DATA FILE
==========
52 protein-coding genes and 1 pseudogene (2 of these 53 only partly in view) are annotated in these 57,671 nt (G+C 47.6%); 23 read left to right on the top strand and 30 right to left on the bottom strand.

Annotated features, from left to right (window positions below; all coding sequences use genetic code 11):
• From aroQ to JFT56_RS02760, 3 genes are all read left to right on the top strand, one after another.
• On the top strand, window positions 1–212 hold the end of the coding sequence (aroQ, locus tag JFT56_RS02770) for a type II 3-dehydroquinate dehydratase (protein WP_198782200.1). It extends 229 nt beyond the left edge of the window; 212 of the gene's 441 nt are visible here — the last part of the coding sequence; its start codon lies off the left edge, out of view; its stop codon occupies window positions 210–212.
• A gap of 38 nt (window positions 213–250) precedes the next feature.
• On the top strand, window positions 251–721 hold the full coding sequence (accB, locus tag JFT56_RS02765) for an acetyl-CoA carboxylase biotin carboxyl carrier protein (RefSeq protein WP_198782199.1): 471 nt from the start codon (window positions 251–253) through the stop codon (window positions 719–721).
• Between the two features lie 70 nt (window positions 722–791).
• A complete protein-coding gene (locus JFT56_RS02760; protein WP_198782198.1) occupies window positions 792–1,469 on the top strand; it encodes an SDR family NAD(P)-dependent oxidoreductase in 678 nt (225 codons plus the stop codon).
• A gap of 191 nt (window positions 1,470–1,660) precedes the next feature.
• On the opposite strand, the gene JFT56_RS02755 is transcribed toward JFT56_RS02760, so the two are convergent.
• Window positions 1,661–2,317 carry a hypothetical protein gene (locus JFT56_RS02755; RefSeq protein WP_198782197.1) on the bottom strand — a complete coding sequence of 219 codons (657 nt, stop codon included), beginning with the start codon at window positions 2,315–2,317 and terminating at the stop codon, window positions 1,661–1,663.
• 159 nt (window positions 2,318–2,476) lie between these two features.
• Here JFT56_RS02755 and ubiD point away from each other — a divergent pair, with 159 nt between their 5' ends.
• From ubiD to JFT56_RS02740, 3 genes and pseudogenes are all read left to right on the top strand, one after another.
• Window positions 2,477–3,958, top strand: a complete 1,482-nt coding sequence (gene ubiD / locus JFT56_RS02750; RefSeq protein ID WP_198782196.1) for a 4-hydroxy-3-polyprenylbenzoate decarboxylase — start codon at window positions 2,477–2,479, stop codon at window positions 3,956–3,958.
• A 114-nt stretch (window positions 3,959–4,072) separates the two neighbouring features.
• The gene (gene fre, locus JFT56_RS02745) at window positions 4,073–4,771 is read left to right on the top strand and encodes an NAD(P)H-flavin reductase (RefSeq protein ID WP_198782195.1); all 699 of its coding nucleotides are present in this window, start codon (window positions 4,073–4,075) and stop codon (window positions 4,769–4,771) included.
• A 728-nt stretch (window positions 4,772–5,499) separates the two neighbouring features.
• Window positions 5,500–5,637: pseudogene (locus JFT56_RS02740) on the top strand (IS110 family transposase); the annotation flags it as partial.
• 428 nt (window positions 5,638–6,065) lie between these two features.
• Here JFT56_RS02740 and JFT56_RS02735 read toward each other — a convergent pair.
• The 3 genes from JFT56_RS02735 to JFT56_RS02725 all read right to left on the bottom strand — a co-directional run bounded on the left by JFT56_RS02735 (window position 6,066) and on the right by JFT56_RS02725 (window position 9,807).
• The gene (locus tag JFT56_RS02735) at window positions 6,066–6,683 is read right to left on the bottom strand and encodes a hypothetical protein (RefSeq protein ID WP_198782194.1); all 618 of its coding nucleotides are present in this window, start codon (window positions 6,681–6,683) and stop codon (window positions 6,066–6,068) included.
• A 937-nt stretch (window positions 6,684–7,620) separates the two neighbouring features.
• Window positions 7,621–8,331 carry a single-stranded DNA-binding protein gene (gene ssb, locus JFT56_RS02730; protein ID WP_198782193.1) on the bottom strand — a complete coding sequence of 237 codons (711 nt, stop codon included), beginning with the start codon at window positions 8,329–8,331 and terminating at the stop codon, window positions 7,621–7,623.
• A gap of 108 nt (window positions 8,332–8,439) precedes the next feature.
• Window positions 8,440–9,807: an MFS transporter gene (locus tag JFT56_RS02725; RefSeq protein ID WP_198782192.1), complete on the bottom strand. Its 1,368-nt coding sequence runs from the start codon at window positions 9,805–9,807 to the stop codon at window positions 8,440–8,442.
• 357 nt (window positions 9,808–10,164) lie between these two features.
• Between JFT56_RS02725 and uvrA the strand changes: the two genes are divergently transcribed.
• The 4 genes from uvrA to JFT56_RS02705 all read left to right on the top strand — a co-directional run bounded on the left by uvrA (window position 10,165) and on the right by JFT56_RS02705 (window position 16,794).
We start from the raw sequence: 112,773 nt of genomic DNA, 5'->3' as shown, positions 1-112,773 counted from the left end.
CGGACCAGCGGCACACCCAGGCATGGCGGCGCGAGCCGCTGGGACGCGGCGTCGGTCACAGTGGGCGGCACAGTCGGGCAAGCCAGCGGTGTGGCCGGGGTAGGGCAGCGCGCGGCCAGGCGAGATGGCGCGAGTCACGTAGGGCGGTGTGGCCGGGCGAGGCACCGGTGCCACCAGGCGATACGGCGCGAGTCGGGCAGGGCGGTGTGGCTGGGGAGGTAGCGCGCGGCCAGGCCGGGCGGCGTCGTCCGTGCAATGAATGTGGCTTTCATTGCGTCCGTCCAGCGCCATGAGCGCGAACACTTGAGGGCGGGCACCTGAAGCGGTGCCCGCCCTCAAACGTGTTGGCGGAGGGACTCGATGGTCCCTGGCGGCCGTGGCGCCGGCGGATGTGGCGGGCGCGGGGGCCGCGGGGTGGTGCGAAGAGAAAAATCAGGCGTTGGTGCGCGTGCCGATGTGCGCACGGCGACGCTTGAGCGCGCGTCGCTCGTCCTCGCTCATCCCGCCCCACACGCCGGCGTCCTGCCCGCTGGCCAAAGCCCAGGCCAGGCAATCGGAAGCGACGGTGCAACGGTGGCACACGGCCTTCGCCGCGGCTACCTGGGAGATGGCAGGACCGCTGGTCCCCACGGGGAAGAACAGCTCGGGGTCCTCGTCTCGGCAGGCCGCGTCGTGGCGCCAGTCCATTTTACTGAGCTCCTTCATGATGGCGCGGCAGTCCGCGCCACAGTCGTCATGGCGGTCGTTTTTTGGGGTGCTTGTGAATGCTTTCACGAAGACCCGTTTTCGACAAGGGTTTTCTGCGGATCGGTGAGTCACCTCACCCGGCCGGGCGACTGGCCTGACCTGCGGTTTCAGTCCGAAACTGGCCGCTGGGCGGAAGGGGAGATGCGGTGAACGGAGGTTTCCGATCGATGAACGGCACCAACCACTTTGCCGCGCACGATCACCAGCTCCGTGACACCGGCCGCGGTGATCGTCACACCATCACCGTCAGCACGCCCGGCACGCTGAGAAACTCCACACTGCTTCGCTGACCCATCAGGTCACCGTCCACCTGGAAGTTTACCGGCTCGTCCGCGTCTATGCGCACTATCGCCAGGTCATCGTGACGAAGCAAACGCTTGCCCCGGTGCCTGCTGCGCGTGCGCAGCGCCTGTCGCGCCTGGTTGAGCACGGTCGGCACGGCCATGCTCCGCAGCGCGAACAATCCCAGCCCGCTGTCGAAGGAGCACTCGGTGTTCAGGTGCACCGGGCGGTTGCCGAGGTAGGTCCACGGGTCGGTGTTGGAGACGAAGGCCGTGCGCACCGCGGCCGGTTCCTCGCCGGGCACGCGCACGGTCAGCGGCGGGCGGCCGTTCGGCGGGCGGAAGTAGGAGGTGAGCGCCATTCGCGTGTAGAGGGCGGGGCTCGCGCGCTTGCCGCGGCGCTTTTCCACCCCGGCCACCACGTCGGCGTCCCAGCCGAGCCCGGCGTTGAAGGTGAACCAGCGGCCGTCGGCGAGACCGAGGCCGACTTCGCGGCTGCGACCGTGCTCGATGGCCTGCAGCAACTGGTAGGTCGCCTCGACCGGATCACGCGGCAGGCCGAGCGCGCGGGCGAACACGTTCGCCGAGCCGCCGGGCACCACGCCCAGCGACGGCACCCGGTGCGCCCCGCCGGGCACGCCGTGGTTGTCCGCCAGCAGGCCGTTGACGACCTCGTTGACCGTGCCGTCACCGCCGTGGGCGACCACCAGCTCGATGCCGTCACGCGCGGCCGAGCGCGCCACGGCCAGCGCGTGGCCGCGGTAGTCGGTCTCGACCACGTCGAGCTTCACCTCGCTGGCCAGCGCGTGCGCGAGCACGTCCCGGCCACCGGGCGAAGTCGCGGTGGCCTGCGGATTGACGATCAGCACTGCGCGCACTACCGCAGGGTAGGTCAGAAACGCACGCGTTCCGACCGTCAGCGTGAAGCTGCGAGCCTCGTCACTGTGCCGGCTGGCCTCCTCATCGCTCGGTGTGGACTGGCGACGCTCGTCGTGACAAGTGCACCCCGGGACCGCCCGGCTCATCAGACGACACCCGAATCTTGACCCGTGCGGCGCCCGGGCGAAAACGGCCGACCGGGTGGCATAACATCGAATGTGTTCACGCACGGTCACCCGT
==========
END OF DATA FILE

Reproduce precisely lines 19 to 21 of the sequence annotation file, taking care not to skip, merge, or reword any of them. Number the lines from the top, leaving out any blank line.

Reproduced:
• Window positions 5,500–5,637: pseudogene (locus JFT56_RS02740) on the top strand (IS110 family transposase); the annotation flags it as partial.
• 428 nt (window positions 5,638–6,065) lie between these two features.
• Here JFT56_RS02740 and JFT56_RS02735 read toward each other — a convergent pair.